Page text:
• The tradeshow moved from Anaheim to L.A. and apparently this negatively affected attendance. From Cogiscan's booth, though, I have a feeling that attendance (and sales leads) was of better quality than before... less people in town to just browse and kick the tires before taking the kids to Disneyland. I saw a lot of people from EMS and OEMs looking for solutions to specific problems and they seemed to have budgets for new technology.
  • The area around the L.A. Convention Center is incedibly bland and boring. I guess I can recommend the Figueroa Hotel, 3 blocks away. Interesting decor and very affordable, but don't expect either luxury or friendly staff.
  • I am pretty much an outsider to the industry and don't get some of the subtleties in the different tech offerings but it looks to me like a lot small and larger guys offer very comparable products. There's probably going to be a wave of consolidation and acquisitions in the next few years, where the major players (Siemens, Panasonic, Fuji, Juki, Yamaha) acquire technologies left and right to try and give themselves an edge.
  • Finally, I didn't see one other VC in attendance. Low margin industries usually don't attract much VC money.

A2M named one of Canada’s 50 Best Managed Companies

Artificial Mind & Movement, one of our portfolio companies, and one of the first deals I got involved with when I came on board, was just named one the country's 50 best managed companies. Like founder and CEO Rémi Racine says in the press release, the A2M team have succeeded in creating and implementing a very structured approach within a usually chaotic industry. In other words, they're really good at what they do and they make a profit doing it. And they have been managing their fast-paced growth very well, consolidating Montreal's position as major hub in the video game development scene.
(Now, let's see the spectacular exit they're going to create for their investors)
Congratulations guys !

A2M named one of Canada’s 50 Best Managed Companies

Artificial Mind & Movement, one of our portfolio companies, and one of the first deals I got involved with when I came on board, was just named one the country's 50 best managed companies. Like founder and CEO Rémi Racine says in the press release, the A2M team have succeeded in creating and implementing a very structured approach within a usually chaotic industry. In other words, they're really good at what they do and they make a profit doing it. And they have been managing their fast-paced growth very well, consolidating Montreal's position as major hub in the video game development scene.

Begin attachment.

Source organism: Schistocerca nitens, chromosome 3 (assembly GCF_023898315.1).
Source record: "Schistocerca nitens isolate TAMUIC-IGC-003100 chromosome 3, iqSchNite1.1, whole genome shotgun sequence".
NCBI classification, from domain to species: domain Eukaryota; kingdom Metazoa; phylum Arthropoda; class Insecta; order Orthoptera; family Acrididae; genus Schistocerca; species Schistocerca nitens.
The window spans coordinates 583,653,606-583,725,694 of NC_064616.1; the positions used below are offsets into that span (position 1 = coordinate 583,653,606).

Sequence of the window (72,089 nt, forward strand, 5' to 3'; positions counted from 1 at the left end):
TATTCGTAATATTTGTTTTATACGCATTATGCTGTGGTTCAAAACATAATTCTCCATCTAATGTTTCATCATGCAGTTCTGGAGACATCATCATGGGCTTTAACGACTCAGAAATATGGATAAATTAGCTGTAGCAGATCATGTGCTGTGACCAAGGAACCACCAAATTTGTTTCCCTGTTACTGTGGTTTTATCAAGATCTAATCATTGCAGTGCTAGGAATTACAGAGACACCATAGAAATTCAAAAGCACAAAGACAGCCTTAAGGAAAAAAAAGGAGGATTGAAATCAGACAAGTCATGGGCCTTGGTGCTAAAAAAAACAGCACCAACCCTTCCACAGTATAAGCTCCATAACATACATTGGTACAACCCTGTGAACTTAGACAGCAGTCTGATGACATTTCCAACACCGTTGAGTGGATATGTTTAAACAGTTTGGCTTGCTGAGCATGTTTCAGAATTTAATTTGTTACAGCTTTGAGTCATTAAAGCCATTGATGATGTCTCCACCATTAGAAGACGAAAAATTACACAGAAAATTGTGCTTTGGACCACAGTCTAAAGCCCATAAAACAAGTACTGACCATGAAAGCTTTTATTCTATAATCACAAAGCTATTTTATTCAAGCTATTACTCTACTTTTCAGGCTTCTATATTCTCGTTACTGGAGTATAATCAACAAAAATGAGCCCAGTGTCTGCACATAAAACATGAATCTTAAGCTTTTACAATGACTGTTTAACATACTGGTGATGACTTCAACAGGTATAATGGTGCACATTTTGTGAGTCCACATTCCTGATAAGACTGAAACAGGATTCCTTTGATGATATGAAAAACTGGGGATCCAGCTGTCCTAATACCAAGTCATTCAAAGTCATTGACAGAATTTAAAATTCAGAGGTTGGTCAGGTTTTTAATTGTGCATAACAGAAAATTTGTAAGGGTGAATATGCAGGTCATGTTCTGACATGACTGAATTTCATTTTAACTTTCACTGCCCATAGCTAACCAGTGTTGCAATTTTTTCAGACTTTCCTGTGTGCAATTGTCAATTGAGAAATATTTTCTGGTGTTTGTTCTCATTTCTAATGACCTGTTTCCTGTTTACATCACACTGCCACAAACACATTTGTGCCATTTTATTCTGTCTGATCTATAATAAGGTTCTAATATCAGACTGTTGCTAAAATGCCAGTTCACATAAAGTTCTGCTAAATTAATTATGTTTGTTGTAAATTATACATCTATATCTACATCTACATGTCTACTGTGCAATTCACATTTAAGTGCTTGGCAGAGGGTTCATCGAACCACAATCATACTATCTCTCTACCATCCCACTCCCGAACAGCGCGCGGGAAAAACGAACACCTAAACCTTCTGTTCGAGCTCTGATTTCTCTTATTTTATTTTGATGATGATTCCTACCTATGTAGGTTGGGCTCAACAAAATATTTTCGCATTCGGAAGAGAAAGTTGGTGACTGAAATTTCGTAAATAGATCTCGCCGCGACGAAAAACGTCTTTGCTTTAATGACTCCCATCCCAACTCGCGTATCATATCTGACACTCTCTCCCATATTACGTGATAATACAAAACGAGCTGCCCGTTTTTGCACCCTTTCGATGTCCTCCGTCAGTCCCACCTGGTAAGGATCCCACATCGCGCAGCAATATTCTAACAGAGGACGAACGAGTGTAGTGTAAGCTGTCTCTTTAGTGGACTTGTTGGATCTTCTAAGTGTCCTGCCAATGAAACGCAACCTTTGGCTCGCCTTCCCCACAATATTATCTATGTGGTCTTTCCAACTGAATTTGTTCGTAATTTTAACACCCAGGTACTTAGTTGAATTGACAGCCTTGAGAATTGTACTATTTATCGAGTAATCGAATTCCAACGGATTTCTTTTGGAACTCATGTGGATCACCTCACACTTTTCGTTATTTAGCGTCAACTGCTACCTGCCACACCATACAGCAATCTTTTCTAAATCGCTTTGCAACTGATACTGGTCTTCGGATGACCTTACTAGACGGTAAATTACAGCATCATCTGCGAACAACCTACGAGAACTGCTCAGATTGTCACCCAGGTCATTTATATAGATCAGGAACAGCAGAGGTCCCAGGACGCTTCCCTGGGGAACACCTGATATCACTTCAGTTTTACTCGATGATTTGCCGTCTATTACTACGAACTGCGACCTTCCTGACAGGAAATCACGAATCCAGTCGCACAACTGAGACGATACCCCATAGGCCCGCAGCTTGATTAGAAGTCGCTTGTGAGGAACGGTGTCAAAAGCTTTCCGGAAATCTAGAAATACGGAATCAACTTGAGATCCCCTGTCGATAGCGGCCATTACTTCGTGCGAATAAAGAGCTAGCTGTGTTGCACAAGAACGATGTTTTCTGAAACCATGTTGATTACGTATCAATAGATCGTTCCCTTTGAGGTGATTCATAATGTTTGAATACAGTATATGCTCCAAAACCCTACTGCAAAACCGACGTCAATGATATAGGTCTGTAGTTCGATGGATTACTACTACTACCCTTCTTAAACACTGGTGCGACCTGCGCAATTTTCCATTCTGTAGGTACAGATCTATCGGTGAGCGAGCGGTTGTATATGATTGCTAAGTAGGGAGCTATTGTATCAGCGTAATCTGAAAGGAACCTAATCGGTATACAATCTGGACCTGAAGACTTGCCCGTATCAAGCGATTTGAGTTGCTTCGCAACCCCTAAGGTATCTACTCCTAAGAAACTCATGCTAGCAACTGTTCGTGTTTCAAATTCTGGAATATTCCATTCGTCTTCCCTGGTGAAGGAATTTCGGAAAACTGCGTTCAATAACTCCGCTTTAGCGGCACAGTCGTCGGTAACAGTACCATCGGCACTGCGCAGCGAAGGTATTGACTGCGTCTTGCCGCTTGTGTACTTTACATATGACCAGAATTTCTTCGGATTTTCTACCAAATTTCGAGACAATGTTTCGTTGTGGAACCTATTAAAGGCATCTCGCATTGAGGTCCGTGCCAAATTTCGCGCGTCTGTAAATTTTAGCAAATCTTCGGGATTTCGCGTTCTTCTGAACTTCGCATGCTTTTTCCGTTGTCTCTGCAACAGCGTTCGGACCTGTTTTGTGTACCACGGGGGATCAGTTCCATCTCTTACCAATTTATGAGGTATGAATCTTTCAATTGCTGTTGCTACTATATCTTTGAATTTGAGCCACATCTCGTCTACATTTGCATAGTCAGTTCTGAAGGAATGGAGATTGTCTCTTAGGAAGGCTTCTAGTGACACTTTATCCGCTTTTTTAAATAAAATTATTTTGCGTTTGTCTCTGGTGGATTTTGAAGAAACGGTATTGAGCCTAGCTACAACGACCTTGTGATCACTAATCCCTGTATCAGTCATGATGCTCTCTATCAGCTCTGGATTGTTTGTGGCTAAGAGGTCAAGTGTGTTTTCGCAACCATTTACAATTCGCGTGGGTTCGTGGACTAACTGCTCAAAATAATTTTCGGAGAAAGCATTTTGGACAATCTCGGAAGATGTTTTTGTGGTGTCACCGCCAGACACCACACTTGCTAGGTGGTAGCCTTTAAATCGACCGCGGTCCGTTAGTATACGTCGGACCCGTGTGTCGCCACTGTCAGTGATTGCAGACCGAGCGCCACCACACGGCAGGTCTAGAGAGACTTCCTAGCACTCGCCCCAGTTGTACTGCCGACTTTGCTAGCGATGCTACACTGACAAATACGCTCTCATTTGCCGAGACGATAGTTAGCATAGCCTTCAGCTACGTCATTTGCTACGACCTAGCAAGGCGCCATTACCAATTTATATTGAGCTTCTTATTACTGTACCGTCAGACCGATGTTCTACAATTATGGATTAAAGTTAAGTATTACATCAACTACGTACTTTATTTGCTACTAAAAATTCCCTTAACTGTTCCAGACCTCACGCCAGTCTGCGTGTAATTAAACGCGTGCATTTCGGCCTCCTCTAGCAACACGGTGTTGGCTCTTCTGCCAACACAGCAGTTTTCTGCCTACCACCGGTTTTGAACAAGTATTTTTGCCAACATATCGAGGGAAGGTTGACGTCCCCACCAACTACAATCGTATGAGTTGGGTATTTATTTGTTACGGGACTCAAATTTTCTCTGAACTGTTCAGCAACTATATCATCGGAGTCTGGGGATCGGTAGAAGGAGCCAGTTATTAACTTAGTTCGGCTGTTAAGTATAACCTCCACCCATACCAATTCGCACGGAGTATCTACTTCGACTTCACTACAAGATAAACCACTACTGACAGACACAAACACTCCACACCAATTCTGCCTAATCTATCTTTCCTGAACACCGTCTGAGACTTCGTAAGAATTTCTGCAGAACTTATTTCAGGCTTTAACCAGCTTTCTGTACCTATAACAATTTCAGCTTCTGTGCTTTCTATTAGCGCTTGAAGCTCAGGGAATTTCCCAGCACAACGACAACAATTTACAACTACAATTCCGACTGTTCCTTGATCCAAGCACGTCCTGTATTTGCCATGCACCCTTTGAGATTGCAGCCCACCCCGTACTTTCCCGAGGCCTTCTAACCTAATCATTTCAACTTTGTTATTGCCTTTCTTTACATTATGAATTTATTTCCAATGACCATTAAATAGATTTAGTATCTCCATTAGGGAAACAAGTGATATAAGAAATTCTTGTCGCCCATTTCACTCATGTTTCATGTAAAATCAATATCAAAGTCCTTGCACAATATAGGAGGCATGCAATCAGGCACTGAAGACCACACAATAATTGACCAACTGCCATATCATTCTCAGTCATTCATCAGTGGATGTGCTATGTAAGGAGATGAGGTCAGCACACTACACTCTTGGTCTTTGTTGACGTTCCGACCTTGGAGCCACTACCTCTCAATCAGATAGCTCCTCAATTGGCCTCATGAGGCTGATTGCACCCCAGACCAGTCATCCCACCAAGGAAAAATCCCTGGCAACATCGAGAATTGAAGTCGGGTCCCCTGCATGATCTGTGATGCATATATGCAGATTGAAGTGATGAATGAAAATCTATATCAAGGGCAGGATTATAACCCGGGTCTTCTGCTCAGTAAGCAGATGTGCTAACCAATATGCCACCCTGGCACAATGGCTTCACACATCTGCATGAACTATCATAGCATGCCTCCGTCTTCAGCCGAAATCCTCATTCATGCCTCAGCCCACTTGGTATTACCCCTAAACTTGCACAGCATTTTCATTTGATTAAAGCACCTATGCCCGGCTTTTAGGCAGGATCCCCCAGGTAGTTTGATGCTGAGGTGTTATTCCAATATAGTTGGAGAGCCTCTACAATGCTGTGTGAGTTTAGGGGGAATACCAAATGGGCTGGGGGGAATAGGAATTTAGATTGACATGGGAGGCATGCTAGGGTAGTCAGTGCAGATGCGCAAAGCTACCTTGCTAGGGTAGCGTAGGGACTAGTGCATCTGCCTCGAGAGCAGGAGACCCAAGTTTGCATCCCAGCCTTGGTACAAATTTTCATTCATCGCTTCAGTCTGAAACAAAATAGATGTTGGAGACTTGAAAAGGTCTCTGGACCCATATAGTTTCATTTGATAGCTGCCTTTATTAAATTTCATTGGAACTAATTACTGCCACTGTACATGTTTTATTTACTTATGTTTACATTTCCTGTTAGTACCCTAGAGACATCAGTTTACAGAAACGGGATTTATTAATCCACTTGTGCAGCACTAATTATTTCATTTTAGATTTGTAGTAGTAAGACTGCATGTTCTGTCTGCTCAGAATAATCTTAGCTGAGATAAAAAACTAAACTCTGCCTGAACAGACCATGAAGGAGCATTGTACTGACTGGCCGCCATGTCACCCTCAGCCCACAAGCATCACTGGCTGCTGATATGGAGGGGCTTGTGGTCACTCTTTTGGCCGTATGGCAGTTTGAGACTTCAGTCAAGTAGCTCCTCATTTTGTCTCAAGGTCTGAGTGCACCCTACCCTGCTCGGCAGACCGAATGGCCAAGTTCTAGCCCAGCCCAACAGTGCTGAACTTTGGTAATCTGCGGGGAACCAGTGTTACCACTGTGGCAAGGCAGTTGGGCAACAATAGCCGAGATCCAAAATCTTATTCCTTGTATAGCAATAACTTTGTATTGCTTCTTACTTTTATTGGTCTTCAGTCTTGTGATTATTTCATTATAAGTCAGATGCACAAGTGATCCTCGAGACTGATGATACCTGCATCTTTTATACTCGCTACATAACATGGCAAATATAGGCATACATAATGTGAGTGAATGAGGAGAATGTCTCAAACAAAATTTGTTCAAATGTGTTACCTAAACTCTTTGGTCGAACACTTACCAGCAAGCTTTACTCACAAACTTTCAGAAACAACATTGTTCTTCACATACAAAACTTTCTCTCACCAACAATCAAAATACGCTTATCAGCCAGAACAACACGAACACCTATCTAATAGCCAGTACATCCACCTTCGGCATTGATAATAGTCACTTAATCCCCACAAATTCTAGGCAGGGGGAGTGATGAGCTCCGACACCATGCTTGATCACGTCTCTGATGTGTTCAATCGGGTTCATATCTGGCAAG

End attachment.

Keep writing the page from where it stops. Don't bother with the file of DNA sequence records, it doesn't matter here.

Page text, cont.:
(Now, let's see the spectacular exit they're going to create for their investors)
Congratulations guys !

thingsmyboyfriendsays.com

While we're cuddled up in a corner of a local brew pub, reading books, exchanging neck kisses:

Christy: Do you think people sometimes think I'm your retarded sister ?
Dav: Of course not, sweetie.
Christy: Really ?
Dav: Yeah I'm sure they can tell you're my girlfriend.


Earlier this week Christy sent me a link to thingsmyboyfriendsays.com, and I have to admit it's pretty hilarious. And apparently more so because the boy in question is French Canadian.

Funny was important this week since work was kind of a bummer; I learned that my boss André, who I really enjoy working with, is going to work for our newly formed buy out and major investments group, and I also had to pull the plug on a 2 M $ investment in an early-stage company I had been working on for months, after weeks of due diligence and a lot of efforts on both sides. Never a fun phone call to make.

Oh, and my dad called with the news that Lulu had left us for a better world, a world full of juicy doggy treats and unlimited petting behind the ears.

At least I won both my soccer games with the Celtic and FC Fabrose, and got to play my first games of shinny of the year at Parc Lafontaine.

But, more funny stuff:
We watched both seasons of the "It's Always Sunny in Philadelphia" sitcom over the last 2 or 3 weeks and it's the best TV comedy I've seen since Arrested Development. It's been described as "Seinfeld on crack" and it's sortof accurate. It's a very lo-budget, politically incorrect production about 3 guys and a girl who own a bar. Danny DeVito also has a role in the second season. Downloadable here, but only for U.S. customers, so I had to find it somewhere else...

MP3 for your Sunday evening: Radio Dept. - Worst Taste in Music